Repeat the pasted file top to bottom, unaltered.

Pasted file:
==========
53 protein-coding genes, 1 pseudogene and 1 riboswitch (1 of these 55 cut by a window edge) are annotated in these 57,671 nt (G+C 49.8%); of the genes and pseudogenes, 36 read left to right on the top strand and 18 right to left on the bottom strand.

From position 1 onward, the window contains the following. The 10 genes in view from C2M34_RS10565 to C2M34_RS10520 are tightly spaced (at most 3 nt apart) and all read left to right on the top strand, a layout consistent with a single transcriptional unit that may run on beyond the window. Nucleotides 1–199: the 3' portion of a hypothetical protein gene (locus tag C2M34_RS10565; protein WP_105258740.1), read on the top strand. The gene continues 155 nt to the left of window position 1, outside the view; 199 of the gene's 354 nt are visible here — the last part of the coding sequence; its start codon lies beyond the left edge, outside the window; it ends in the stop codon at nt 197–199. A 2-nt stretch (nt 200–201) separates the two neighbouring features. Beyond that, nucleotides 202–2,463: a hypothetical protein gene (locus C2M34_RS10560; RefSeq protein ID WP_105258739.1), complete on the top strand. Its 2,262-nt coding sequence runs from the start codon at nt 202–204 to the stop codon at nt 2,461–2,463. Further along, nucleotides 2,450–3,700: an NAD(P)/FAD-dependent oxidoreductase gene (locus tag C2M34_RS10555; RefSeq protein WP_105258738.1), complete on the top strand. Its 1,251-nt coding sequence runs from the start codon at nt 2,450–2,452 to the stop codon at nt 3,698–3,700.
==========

53 protein-coding genes, 1 pseudogene and 1 riboswitch (1 of these 55 cut by a window edge) are annotated in these 57,671 nt (G+C 49.8%); of the genes and pseudogenes, 36 read left to right on the top strand and 18 right to left on the bottom strand.

From position 1 onward, the window contains the following. The 10 genes in view from C2M34_RS10565 to C2M34_RS10520 are tightly spaced (at most 3 nt apart) and all read left to right on the top strand, a layout consistent with a single transcriptional unit that may run on beyond the window. Nucleotides 1–199: the 3' portion of a hypothetical protein gene (locus tag C2M34_RS10565; protein WP_105258740.1), read on the top strand. The gene continues 155 nt to the left of window position 1, outside the view; 199 of the gene's 354 nt are visible here — the last part of the coding sequence; its start codon lies beyond the left edge, outside the window; it ends in the stop codon at nt 197–199. A 2-nt stretch (nt 200–201) separates the two neighbouring features. Beyond that, nucleotides 202–2,463: a hypothetical protein gene (locus C2M34_RS10560; RefSeq protein ID WP_105258739.1), complete on the top strand. Its 2,262-nt coding sequence runs from the start codon at nt 202–204 to the stop codon at nt 2,461–2,463. Further along, nucleotides 2,450–3,700: an NAD(P)/FAD-dependent oxidoreductase gene (locus tag C2M34_RS10555; RefSeq protein WP_105258738.1), complete on the top strand. Its 1,251-nt coding sequence runs from the start codon at nt 2,450–2,452 to the stop codon at nt 3,698–3,700.